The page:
Aegina


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Aegina

(ējī`nə), in Greek mythology, river nymph, daughter of the river god Asopus. She was abducted by Zeus to the island Oenone, where she bore him a son, AeacusAeacus
, in Greek mythology, son of Zeus and the nymph Aegina. He was the father of Peleus and Telamon. After a plague had nearly wiped out the inhabitants of his land, Zeus rewarded the pious Aeacus by changing a swarm of ants to men (known as Myrmidons).
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. Aeacus later renamed the island in her honor.

Aegina

or

Aíyina

(ā`yēnä), island (1991 pop. 12,430), 32 sq mi (83 sq km), off SE Greece, in the Saronic Gulf (or Gulf of Aegina), near Athens. Sponge fishing and farming (figs, almonds, grapes, olives, and pistachios) are the most important occupations. Tourism is also important. The chief town is Aegina on the northwest shore. Points of interest include the temple of Aphaia, where the Aeginetan Marbles (see AeginaAegina,
c.500–480 B.C., marble sculptures from the temple of Aphaia discovered in 1811 and erroneously restored by Thorvaldsen. They originally decorated the pediments of the temple and represent scenes from the Trojan War. They are now in the Glyptothek at Munich.
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, marble sculptures) were discovered in 1811.

The island, inhabited from late Neolithic times, was named for the mythological figure AeginaAegina
, in Greek mythology, river nymph, daughter of the river god Asopus. She was abducted by Zeus to the island Oenone, where she bore him a son, Aeacus. Aeacus later renamed the island in her honor.
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. Its culture was influenced by Minoan Crete. Conquered by Dorian Greeks, it grew rapidly as a commercial state and struck the first Greek coins. In 431 B.C. the Athenians, against whom Aegina sided in the Peloponnesian WarPeloponnesian War
, 431–404 B.C., decisive struggle in ancient Greece between Athens and Sparta. It ruined Athens, at least for a time. The rivalry between Athens' maritime domain and Sparta's land empire was of long standing. Athens under Pericles (from 445 B.C.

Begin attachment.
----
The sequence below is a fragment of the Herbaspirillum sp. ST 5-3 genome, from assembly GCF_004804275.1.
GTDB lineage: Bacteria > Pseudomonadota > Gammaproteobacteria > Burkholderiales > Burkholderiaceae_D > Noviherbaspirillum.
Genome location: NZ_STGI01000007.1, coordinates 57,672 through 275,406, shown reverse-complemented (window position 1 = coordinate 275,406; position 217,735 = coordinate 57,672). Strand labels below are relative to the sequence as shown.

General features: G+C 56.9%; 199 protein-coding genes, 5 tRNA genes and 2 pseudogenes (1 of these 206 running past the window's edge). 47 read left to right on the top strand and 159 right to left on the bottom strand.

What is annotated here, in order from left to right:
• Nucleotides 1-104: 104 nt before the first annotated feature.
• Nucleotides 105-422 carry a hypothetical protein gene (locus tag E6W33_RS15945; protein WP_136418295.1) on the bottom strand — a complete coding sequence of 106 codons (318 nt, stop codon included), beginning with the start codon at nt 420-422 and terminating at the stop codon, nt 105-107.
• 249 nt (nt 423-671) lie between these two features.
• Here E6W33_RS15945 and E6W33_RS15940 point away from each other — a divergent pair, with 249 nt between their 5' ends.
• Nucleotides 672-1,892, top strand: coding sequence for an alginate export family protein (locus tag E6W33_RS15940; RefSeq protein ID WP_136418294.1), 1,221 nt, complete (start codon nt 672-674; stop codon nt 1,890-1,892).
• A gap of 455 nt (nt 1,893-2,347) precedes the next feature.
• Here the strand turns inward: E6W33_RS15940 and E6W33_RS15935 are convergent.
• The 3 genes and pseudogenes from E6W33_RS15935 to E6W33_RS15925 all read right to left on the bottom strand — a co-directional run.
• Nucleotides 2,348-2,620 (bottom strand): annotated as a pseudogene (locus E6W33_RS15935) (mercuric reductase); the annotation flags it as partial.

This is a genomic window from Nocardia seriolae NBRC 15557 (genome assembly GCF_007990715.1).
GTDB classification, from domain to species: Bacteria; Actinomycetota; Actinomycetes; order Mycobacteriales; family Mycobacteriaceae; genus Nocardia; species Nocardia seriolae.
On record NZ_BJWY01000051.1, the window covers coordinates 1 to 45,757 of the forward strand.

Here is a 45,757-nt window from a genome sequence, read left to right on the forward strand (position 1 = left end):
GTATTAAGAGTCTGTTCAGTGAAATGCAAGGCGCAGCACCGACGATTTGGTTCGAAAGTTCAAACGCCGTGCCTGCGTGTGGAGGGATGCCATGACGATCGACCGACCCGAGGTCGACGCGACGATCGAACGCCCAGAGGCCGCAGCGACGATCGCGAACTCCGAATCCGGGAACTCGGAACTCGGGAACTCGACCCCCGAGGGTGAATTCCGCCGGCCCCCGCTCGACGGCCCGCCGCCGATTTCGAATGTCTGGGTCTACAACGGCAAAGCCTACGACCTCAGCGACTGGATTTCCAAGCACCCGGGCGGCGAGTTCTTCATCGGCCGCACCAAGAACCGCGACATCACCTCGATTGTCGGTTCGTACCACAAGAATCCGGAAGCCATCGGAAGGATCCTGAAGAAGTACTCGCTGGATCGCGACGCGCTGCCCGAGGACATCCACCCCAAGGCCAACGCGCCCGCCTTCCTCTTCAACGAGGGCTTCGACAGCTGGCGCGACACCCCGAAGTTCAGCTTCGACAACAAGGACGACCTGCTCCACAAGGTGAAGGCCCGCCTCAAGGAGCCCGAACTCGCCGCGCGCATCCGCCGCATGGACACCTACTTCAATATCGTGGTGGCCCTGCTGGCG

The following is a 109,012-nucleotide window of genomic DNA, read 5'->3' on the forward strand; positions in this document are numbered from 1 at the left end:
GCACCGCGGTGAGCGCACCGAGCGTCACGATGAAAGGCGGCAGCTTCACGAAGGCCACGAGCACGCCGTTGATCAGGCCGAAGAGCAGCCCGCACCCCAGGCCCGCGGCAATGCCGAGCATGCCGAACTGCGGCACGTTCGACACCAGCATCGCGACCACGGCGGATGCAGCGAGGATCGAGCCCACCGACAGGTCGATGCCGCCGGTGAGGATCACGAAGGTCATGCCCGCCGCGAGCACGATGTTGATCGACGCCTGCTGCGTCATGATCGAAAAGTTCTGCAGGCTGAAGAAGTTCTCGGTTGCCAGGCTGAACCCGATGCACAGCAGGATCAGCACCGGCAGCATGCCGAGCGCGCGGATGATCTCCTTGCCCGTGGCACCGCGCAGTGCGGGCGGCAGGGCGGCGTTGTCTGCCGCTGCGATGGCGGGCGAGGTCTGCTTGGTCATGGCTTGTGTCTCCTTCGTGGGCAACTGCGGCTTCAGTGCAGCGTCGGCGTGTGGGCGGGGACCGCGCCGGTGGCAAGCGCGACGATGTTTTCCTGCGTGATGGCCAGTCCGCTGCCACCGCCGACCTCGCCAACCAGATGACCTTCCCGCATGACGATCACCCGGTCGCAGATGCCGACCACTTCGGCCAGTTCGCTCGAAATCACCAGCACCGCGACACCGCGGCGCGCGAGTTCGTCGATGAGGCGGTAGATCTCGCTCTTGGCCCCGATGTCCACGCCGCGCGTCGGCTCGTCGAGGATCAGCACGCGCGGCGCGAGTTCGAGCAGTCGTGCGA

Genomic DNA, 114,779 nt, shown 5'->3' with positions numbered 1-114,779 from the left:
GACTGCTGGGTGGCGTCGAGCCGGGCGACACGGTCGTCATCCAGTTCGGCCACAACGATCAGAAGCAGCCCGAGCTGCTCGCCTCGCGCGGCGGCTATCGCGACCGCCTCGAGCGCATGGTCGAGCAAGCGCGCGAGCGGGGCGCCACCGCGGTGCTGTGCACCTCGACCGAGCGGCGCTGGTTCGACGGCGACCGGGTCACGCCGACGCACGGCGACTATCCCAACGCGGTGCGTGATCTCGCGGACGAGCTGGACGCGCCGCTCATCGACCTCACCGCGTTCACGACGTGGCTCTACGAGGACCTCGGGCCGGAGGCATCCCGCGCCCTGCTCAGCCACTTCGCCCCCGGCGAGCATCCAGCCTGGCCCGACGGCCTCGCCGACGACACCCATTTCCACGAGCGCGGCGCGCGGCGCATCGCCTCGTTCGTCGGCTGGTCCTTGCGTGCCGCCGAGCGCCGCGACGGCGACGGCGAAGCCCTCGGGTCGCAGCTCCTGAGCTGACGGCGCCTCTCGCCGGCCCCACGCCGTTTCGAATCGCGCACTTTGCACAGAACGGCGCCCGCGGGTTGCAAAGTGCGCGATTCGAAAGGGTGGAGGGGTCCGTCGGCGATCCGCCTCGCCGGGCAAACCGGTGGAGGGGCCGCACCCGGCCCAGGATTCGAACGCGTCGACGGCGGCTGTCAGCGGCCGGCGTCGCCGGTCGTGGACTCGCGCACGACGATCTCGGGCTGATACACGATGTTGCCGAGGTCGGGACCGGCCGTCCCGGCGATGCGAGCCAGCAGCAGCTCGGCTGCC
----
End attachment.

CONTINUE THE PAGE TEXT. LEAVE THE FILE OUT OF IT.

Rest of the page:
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, expelled the population of the island, and Aegina fell into insignificance. In the 12th cent. it served as a haven for pirates, and the Venetians, in suppressing the outlaws, conquered the island. Albanians settled there in the 16th cent. During the Greek War of Independence the town of Aegina was (1828–29) the capital of Greece.


Aegina,

c.500–480 B.C., marble sculptures from the temple of Aphaia discovered in 1811 and erroneously restored by ThorvaldsenThorvaldsen or Thorwaldsen, Albert Bertel
, 1770–1844, Danish sculptor, b. Copenhagen. In 1797 he went to Rome, where he shared with Canova the leadership of the neoclassicists.
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. They originally decorated the pediments of the temple and represent scenes from the Trojan War. They are now in the Glyptothek at Munich.

Aegina

1. an island in the Aegean Sea, in the Saronic Gulf. Area: 85 sq. km (33 sq. miles)
2. a town on the coast of this island: a city-state of ancient Greece
3. Gulf of. another name for the Saronic Gulf
References in periodicals archive ?
However, this information contradicts the findings from Aegina (10).
Paul to the Present was published in 1999 by Aegina Press, Huntington, WV.
Translations of the Parian Marble, in addition to the writings of Pausanias, Herodotus and others, record the first mint created by King Pheidon at Aegina that struck silver coins.
Paul of Aegina (7th century), 'last of the Greek eclectics and compilers (1), wrote an excellent overview of surgical treatment of the eye (1)--by which time the era of Graeco-Roman antiquity was over, and Europe had collapsed into the Dark Ages.
Yiannis Kapakis, a spokesman, said fires had been contained on the nearby island of Aegina and at Agios Stephanos, north of Athens.
Designed by Klenze in 1816 to house Ludwig's own collection of Greek and Roman antiquities (one of the best in Europe and including the Aegina Marbles), the Glyptothek combines a Greek Ionic portico with windowless walls enlivened with sculpture niches in a renaissance manner.
l Coast guards evacuated all 410 passengers from a ferry that struck rocks last night in the main port of the island of Aegina, near Athens, Greece.
Such a degree of curatorial control is a dangerous strategy but here ultimately generated an unexpected strength, thanks in large part to the complementary narrative elements in the films and videos on view (many of them made specifically for the biennial): Olaf Nicolai's Rodakis, 2007, for example, a documentary portrait of Alekos Rodakis, a craftsman who in the 1880s built a stone house on the island of Aegina that would inspire a number of mid-twentieth-century architects wishing to incorporate popular traditions into their modernist plans; and Stefanos Tsivopoulos's Untitled (Remake), 2007, which examines, in part with re-created footage, the political instrumentalization of television in late-1960s Greece, when the country was ruled by right-wing dictator Georgios Papadopoulos.
In 1810, the younger Foster joined Cockerell in gaining the Aegina marbles, and on his return transfused Grecian style to Liverpool, where it persisted, as in Glasgow, over a century.
His example was the Aegina marbles, a ruined temple that King Ludwig I of Bavaria had bought in 1811 during a visit to the Greek island and carried off as a cultural treasure.
The weather, I hate to tell you, was warm and sunny, the Aegean a wine-dark blue, and Aegina glittered on the sea like a late Christmas present.
Alexander Volchkov's Crassus was evil unalloyed, while Maria Allash laced her Aegina with high developpes and flinging arms.